Defense Date


Graduation Date

Spring 2006


Immediate Access

Submission Type


Degree Name



Clinical Psychology


McAnulty College and Graduate School of Liberal Arts

Committee Chair

Suzanne Barnard

Committee Member

Fred Evans

Committee Member

Leswin Laubscher


autoethnography, discourse analysis, Foucault, postmodern, psychology, sonogram


Pregnancy ultrasound has gained popularity in recent decades. In the U.S. and other industrialized countries, it is an expected part of the medical monitoring that accompanies pregnancy. Most scientific, medical and popular opinions of pregnancy ultrasound consider it to be unequivocally beneficial. However, following feminist researchers who note the potential for the ultrasound to act as a form of surveillance, medicalize the body of the woman while simultaneously removing it from the picture, and sediment the reality of pregnancy, I took as my starting point the idea that it is important that we investigate technologies that are taken for granted as normal because of the potential for such technologies to contain ideological frameworks that are masked by beliefs about neutrality.

I completed semi-structured interviews with three pregnant women. The interviews were transcribed using a combination of notation systems drawn from conversation analysis and discourse analysis. I used a modified Foucauldian discourse analytic approach to analyze the interview narratives. Starting with a critique of the ways in which the subject category 'woman' has been constructed within philosophical, medical, and psychoanalytic discourse, I completed a series of steps including free associating to the texts, itemizing the nouns, identifying the subjects and subject categories, and identifying rights and responsibilities of central subjects. This led to an identification of six dominant discourses within which experiences of ultrasound and subjectivity can be conceptualized: scientific, maternal, biological, familial, gendered, and visual. Throughout the dissertation, I incorporated a reflexive autoethnographic component in order to identify and illustrate the ways in which normative discourses are written on the body, both in privilege and in marginalization.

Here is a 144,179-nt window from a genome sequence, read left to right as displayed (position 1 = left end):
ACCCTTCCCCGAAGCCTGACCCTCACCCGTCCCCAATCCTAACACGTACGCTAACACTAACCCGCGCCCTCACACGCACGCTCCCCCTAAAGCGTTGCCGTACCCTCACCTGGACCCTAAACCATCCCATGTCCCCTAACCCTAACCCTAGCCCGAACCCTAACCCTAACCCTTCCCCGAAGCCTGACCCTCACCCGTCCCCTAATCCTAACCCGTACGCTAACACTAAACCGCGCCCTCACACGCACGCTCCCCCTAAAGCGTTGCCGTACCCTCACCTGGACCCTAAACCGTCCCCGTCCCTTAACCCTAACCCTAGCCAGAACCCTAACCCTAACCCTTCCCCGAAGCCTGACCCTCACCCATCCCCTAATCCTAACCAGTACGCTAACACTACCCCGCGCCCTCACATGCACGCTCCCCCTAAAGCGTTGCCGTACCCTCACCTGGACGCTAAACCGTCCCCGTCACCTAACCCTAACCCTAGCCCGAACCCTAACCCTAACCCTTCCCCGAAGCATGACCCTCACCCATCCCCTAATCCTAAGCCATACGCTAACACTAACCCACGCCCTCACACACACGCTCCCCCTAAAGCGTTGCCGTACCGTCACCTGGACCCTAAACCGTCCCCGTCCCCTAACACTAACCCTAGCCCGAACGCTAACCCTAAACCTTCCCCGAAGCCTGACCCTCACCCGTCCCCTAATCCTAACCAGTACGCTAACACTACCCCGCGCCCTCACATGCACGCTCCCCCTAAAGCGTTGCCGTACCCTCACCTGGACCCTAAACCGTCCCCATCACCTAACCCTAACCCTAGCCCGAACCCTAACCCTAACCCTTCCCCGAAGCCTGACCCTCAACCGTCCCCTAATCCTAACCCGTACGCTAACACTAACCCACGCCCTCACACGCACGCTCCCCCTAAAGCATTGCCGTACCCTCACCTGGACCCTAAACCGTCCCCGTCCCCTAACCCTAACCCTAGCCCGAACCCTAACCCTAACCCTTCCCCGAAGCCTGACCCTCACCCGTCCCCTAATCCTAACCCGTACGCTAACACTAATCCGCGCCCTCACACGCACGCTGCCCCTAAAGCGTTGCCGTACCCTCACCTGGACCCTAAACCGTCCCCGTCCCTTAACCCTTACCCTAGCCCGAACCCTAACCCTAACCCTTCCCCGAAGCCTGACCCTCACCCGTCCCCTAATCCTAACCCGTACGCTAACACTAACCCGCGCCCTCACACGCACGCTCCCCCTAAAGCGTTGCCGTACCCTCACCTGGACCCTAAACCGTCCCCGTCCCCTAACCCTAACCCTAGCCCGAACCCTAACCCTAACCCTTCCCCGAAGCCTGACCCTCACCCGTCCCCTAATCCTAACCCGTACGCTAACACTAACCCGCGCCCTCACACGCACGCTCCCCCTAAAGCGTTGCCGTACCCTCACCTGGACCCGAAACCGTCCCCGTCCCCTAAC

The analysis paved the way for two parallel examinations concerning how ultrasound is positioned as a normative technology and how certain subjectivities are positioned as normative within the context of the dominant discourses that I identified, allowing for a closer examination of how it is that ideological frameworks are inscribed upon the bodies of those who participate. That is, while a number of feminist projects have focused on the ways in which women's bodies are objectified by medical procedures, my emphasis concerns the ways in which the body of the woman, the body of the fetus, and others, are subjectified by linguistic utterances that close off possibilities of doing and of being.